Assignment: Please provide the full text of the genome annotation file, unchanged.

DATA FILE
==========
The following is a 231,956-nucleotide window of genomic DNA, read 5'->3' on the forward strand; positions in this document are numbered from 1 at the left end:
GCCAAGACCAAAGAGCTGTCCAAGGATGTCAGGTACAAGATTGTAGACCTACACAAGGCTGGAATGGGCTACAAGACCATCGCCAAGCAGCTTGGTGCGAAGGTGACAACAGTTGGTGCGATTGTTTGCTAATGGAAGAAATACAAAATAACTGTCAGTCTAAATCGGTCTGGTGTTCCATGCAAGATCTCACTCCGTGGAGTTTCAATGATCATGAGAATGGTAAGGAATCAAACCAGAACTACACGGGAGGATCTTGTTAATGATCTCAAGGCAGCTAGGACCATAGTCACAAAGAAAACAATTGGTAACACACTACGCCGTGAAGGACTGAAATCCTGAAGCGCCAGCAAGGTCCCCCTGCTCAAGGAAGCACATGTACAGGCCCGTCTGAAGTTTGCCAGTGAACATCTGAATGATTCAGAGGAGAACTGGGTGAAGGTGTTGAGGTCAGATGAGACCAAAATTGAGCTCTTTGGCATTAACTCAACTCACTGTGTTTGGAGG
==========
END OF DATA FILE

The following is a 231,956-nucleotide window of genomic DNA, read 5'->3' on the forward strand; positions in this document are numbered from 1 at the left end:
GCCAAGACCAAAGAGCTGTCCAAGGATGTCAGGTACAAGATTGTAGACCTACACAAGGCTGGAATGGGCTACAAGACCATCGCCAAGCAGCTTGGTGCGAAGGTGACAACAGTTGGTGCGATTGTTTGCTAATGGAAGAAATACAAAATAACTGTCAGTCTAAATCGGTCTGGTGTTCCATGCAAGATCTCACTCCGTGGAGTTTCAATGATCATGAGAATGGTAAGGAATCAAACCAGAACTACACGGGAGGATCTTGTTAATGATCTCAAGGCAGCTAGGACCATAGTCACAAAGAAAACAATTGGTAACACACTACGCCGTGAAGGACTGAAATCCTGAAGCGCCAGCAAGGTCCCCCTGCTCAAGGAAGCACATGTACAGGCCCGTCTGAAGTTTGCCAGTGAACATCTGAATGATTCAGAGGAGAACTGGGTGAAGGTGTTGAGGTCAGATGAGACCAAAATTGAGCTCTTTGGCATTAACTCAACTCACTGTGTTTGGAGG